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Professor Eileen Kane explains why we need to understand Net Neutrality

What is net neutrality?

Although most Internet users are not familiar with the concept, network neutrality (“net neutrality) has been a background principle of the Internet experience. Basically, it means that all data traveling across the Internet is treated equally in terms of speed and quality of delivery. The Internet service providers (ISPs) that offer Internet access generally do not interfere with the delivery of Internet content by adjusting access, speed, or quality of transmission based on the content. The ISPs have therefore been “neutral” in their delivery of content to users. This model – sometimes called the “Open Internet” – has been successful in laying the foundation for a vibrant and innovative Internet. However, just this year, the Federal Communications Commission (FCC) Commissioner has opened the door to a potential endorsement of a less-than-neutral model of Internet delivery, and that possibility has set off a firestorm of debate and public comment on the meaning and necessity of net neutrality in order to maintain the Internet as we know it.

What are the proposed changes?

Net neutrality developed organically from a generally decentralized model of Internet operation – no mission control or centralized entity dictated how the Internet would function. However, any ISP that offers the service of Internet access could theoretically decide to alter speed or quality of delivery depending on the content.

So, for example, in 2007, Comcast began to interfere with content delivery from BitTorrent, which is a well-known Internet site that was hosting and transmitting a significant amount of material that likely infringed existing copyrights. Comcast began to “throttle” BitTorrent content – it deliberately degraded the transmission quality so as to make use of the site more problematic and less desirable. In response, the FCC censured Comcast, and Comcast took the matter to court. The U.S. Court of Appeals for the D.C. Circuit ruled that the FCC lacked the statutory authority to impose net neutrality on Comcast. In response, the FCC issued an “Open Internet” policy in 2010 that reaffirmed its commitment to the principle of net neutrality. However, in a later case decided earlier this year, the same court upheld a challenge by Verizon to the 2010 “Open Internet” policy.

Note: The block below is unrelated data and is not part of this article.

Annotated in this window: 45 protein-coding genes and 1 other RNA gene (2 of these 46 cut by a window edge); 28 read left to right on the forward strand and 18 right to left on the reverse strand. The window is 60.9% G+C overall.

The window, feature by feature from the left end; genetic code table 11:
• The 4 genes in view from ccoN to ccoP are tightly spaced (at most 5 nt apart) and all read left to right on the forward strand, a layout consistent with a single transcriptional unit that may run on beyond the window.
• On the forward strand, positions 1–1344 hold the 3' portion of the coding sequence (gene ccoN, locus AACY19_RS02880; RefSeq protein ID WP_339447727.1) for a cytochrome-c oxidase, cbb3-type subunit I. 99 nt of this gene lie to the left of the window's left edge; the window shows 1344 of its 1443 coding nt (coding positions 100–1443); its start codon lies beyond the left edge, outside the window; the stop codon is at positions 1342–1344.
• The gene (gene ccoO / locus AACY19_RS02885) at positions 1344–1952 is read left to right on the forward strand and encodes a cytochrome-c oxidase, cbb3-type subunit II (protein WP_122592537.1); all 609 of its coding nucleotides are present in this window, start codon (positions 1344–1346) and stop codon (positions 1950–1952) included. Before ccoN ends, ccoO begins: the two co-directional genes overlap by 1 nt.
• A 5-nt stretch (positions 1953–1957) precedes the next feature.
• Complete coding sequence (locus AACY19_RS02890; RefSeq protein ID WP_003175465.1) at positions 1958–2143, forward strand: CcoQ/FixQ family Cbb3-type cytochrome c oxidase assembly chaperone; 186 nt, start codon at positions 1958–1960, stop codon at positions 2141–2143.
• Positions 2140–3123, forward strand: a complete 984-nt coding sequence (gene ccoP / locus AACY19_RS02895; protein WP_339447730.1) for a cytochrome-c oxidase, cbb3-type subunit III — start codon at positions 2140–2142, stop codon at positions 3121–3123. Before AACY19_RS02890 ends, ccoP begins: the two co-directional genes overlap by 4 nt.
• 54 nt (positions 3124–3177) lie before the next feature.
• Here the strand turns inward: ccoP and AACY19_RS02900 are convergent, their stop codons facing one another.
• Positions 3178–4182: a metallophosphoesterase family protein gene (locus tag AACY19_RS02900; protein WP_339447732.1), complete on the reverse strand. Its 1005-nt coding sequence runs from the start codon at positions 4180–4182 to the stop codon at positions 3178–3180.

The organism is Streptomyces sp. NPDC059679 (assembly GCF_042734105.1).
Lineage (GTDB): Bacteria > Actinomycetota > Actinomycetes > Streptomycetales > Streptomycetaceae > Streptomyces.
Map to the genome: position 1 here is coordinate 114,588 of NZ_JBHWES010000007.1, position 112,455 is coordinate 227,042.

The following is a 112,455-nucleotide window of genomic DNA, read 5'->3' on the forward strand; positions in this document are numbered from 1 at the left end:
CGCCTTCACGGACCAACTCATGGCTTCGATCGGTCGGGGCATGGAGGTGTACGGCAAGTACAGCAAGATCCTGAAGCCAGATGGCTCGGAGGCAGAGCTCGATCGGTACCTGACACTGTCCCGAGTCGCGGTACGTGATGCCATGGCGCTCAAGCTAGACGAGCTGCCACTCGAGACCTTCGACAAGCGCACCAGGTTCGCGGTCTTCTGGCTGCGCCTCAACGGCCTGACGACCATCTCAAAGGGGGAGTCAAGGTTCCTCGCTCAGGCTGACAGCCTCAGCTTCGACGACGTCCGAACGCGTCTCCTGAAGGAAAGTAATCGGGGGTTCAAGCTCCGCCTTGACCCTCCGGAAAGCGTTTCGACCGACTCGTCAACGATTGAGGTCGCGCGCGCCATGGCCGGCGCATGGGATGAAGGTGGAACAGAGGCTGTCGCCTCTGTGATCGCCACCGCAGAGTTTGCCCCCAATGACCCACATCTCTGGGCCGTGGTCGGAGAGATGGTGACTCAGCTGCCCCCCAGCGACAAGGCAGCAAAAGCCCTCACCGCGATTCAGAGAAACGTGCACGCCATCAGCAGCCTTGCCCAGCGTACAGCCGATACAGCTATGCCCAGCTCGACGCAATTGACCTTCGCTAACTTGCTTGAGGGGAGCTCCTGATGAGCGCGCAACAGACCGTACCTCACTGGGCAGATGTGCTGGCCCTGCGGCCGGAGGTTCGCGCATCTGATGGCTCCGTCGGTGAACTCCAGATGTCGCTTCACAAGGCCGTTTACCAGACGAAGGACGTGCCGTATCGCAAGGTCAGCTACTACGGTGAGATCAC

The FCC derives its statutory authority to regulate communication services from the 1996 Telecommunications Act, which creates two categories of services: “telecommunications services,” such as the phone networks, which are defined as “common carriers” and required to offer access to their networks on a nondiscriminatory basis, and a second category, called “information service providers,” which are not regulated extensively. To date, the FCC has classified the ISPs as “information service providers,” and that classification has therefore limited the authority of the FCC over ISP practices. The FCC does have the option to reclassify ISPs, and that maneuver has been suggested by some advocates of net neutrality.

 A federal court ruled that the FCC does not have the power to regulate the Internet the same way it regulates phones, when the FCC attempted to write the rules requiring net neutrality. So why are they now proposing rules to allow ISP’s to treat traffic differently?